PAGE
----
One of the things that I love about science is that it frees us from our parochial, human-centered world view. It allows us to extend our range of experiences far beyond our limited innate faculties. After all, there is no good reason why the sensory apparatus on an east-african-plains ape should come close to sampling what’s really out there.
In Kurt Vonnegut’s Slaughterhouse 5, the Tralfamadorians try to describe what human experience must be like to each other. They imagine it must be something like spending your entire life with a steel ball on your head, with only one eyehole that was welded to six feet of pipe.
The analogy is fairly accurate.
For example, the colors that we can see are only a tiny slice of the rich electromagnetic spectrum. If we could see the sky with eyes sensitive to microwaves, we could look up at the sky and see the cosmic background radiation — light emitted by the universe when it was only 379,000 years old. (Neat fact : if you switch on an older TV that’s not receiving any signal, what you see is grey static noise. The noise comes from the microwave spectrum, and about 10% of what you see is caused due to the CMB.) Fortunately, we can see the sky with different eyes.
But why can we only see the colors we do? Well, it turns out that if you shine light through water, how transparent it appears depends on the color of the light. In particular if you measure the opacity of water across all colors (by plotting absorption coefficient vs. frequency) this is what you get:
A huge peak, meaning that water is generally pretty opaque. Then there’s that sharp tiny valley, those are the range of frequencies for which water is transparent. And the vertical dotted lines represent the visible spectrum of light — that band of frequencies that we can see with our eyes. See how nicely they overlap? As Jackson himself remarks, “Mother Nature has certainly exploited her window!”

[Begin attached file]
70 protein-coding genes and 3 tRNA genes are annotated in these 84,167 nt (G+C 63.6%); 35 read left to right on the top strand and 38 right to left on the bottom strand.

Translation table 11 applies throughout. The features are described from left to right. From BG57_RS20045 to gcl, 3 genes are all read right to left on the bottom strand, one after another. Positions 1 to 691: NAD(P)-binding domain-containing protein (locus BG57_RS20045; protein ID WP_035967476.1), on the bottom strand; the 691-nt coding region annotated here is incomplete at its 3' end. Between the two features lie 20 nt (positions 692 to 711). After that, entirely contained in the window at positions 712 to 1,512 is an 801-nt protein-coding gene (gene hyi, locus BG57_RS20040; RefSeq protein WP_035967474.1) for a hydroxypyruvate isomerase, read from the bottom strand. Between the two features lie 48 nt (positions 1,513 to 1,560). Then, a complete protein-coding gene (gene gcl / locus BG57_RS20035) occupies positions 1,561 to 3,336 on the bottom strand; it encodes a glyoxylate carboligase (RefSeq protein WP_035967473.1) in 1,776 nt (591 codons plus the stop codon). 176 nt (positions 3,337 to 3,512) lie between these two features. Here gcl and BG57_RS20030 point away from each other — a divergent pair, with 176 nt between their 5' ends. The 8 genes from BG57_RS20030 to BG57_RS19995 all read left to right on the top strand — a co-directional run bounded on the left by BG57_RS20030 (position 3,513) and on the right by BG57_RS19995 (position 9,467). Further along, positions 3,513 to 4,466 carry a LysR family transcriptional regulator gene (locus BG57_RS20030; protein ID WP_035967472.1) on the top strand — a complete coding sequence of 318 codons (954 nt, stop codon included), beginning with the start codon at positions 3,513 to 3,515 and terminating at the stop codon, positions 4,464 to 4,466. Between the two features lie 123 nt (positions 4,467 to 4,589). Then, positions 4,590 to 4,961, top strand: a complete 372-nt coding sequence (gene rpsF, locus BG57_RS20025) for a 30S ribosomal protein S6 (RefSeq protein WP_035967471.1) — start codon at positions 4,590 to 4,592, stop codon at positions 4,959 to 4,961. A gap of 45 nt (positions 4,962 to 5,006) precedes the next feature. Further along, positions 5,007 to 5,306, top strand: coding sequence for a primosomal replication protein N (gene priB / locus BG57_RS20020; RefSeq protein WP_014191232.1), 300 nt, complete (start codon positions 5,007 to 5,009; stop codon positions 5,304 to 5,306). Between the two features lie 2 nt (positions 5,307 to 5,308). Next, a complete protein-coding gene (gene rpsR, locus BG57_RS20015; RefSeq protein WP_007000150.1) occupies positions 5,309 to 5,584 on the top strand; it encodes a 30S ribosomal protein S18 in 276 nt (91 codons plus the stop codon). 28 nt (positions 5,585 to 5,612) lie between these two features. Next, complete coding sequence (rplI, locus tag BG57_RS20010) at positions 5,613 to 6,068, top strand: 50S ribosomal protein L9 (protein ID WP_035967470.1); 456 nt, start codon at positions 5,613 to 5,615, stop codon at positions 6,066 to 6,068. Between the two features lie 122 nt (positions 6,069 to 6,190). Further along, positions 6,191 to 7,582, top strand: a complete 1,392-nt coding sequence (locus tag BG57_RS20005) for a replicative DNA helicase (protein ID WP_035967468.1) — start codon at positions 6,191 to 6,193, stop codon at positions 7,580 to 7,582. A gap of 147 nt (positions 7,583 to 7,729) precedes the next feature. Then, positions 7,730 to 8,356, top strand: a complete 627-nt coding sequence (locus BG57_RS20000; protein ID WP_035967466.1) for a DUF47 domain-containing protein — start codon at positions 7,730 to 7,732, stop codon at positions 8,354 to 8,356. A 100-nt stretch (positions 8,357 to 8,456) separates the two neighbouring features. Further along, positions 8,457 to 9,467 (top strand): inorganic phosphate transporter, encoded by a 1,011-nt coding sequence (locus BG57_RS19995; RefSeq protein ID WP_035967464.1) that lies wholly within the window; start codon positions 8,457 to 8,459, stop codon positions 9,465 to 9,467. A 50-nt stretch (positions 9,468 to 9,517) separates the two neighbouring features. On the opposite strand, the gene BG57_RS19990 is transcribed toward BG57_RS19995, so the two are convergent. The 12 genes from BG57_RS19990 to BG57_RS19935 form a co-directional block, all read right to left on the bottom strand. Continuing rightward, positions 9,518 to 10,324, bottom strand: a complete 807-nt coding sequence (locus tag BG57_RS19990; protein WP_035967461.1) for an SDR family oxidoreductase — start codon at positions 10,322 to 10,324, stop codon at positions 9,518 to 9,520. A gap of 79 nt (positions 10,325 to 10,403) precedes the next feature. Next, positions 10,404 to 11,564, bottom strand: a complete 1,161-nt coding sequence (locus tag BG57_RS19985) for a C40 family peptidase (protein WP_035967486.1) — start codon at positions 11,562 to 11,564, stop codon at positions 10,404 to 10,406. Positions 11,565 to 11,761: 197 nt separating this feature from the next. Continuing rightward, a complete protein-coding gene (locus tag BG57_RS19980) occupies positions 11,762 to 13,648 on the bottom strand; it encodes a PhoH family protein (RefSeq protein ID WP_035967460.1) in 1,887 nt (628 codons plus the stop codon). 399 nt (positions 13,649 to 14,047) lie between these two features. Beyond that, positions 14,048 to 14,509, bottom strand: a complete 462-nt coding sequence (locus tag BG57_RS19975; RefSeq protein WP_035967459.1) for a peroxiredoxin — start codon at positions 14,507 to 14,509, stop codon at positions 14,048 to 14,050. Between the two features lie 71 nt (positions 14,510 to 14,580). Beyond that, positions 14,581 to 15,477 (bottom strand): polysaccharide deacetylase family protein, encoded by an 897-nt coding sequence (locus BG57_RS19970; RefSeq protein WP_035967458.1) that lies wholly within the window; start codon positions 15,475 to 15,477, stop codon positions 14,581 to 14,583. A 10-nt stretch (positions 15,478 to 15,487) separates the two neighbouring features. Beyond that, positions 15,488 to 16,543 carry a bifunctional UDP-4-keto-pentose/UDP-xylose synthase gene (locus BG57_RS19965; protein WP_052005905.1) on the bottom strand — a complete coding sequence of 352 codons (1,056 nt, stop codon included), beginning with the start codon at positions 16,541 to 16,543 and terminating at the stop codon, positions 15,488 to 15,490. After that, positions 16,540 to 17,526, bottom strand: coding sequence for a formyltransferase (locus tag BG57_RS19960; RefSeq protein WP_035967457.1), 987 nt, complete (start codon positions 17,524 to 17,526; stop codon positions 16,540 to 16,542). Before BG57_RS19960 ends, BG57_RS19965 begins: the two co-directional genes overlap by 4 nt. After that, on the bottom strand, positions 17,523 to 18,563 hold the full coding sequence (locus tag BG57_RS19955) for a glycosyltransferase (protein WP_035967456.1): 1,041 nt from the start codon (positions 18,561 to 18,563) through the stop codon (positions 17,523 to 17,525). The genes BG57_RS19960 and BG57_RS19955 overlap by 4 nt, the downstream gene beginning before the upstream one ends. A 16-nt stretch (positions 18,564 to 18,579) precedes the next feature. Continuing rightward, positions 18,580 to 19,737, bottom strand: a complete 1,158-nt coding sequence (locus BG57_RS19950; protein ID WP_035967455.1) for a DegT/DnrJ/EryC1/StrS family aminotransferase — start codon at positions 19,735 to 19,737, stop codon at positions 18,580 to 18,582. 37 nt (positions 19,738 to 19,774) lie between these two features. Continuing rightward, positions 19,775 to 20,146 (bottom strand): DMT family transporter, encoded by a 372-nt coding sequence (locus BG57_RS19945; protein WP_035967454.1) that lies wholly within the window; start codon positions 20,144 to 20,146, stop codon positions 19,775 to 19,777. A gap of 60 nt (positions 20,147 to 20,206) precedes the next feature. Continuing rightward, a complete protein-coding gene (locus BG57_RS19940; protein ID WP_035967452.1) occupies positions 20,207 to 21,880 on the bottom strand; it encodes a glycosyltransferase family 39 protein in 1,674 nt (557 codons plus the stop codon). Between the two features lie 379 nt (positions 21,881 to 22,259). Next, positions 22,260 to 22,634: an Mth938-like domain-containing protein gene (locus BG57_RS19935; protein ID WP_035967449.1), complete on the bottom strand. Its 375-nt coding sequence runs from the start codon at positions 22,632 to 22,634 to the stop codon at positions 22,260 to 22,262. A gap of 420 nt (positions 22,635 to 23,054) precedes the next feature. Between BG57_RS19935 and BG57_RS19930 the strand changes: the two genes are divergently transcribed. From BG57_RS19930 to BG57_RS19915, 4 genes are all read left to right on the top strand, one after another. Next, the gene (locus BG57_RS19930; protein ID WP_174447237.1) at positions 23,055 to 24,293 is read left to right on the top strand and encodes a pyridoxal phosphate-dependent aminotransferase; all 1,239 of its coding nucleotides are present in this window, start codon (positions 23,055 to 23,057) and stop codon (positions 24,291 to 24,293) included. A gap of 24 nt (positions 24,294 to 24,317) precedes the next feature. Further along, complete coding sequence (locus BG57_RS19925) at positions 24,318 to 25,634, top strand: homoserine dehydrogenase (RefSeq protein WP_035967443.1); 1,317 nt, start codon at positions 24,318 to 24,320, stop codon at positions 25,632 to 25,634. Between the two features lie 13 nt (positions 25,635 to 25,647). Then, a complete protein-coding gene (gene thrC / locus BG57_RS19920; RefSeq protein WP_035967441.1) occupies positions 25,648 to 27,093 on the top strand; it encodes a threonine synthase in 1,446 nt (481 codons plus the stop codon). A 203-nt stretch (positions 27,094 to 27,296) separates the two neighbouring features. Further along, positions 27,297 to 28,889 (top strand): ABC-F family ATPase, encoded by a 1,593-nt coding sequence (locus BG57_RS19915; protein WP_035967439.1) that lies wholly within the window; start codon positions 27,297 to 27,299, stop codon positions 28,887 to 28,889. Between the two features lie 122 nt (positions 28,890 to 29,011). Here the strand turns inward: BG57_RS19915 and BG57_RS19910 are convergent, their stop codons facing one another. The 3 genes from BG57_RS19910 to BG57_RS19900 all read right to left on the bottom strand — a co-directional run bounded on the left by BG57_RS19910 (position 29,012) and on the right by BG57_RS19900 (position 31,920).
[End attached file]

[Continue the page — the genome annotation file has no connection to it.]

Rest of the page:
Our eyes are not just limited when it comes to color. When physicists study a light wave they talk about its frequency (color), its amplitude (brightness), and its phase and polarization. While our eyes give us information about the first two attributes, they tell us nothing about the others.
Well, here’s news that came as a surprise to me. Studies on Mantis shrimp have shown that they can not only detect the polarization of light, they can even tell in whether it is linearly or circularly polarized! PZ Myers has an excellent writeup on these findings. To quote:
This is powerful stuff; mantis shrimps are moving through a visual world rich with novel details beyond our imagination, able to detect qualities of light outside our experience.
This is especially useful if your prey in transparent. As light passes through a transparent object, it acquires a polarization in some direction. If the predators’ eyes can detect polarization, so much for invisibility!
Cephalopods are really fascinating creatures. While all vertebrate eyes are afflicted with a blind spot, the cephalopod eye has no such problem since their optic nerve approaches the photodetectors from behind. To learn more about them, head over to Pharyngula. Here are some good articles by PZ to get you started:
Cephalopod camouflage, or turning invisible is easier than it looks. (check out the amazing video)